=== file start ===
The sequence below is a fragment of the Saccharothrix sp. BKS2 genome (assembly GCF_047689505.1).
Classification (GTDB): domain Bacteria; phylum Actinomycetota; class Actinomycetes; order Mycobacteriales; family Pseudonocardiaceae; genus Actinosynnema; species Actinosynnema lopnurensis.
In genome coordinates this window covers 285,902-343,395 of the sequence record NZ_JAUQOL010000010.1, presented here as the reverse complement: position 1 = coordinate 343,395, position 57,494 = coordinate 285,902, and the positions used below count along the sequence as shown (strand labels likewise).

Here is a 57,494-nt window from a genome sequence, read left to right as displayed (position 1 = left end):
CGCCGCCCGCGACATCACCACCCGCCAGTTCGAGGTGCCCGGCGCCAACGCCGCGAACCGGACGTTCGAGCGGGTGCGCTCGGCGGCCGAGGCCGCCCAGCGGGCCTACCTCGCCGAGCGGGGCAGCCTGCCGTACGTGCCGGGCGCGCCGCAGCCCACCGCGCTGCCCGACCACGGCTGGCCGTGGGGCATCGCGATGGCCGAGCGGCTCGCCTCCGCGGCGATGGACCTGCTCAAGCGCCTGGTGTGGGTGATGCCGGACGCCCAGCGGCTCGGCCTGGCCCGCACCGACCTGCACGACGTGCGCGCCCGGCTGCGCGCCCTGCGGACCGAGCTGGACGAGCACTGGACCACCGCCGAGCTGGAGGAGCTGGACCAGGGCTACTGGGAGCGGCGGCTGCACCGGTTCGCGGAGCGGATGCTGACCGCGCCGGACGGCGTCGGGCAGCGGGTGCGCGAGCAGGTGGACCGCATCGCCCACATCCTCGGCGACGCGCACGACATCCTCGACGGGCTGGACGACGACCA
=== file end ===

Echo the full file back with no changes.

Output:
The sequence below is a fragment of the Saccharothrix sp. BKS2 genome (assembly GCF_047689505.1).
Classification (GTDB): domain Bacteria; phylum Actinomycetota; class Actinomycetes; order Mycobacteriales; family Pseudonocardiaceae; genus Actinosynnema; species Actinosynnema lopnurensis.
In genome coordinates this window covers 285,902-343,395 of the sequence record NZ_JAUQOL010000010.1, presented here as the reverse complement: position 1 = coordinate 343,395, position 57,494 = coordinate 285,902, and the positions used below count along the sequence as shown (strand labels likewise).

Here is a 57,494-nt window from a genome sequence, read left to right as displayed (position 1 = left end):
CGCCGCCCGCGACATCACCACCCGCCAGTTCGAGGTGCCCGGCGCCAACGCCGCGAACCGGACGTTCGAGCGGGTGCGCTCGGCGGCCGAGGCCGCCCAGCGGGCCTACCTCGCCGAGCGGGGCAGCCTGCCGTACGTGCCGGGCGCGCCGCAGCCCACCGCGCTGCCCGACCACGGCTGGCCGTGGGGCATCGCGATGGCCGAGCGGCTCGCCTCCGCGGCGATGGACCTGCTCAAGCGCCTGGTGTGGGTGATGCCGGACGCCCAGCGGCTCGGCCTGGCCCGCACCGACCTGCACGACGTGCGCGCCCGGCTGCGCGCCCTGCGGACCGAGCTGGACGAGCACTGGACCACCGCCGAGCTGGAGGAGCTGGACCAGGGCTACTGGGAGCGGCGGCTGCACCGGTTCGCGGAGCGGATGCTGACCGCGCCGGACGGCGTCGGGCAGCGGGTGCGCGAGCAGGTGGACCGCATCGCCCACATCCTCGGCGACGCGCACGACATCCTCGACGGGCTGGACGACGACCA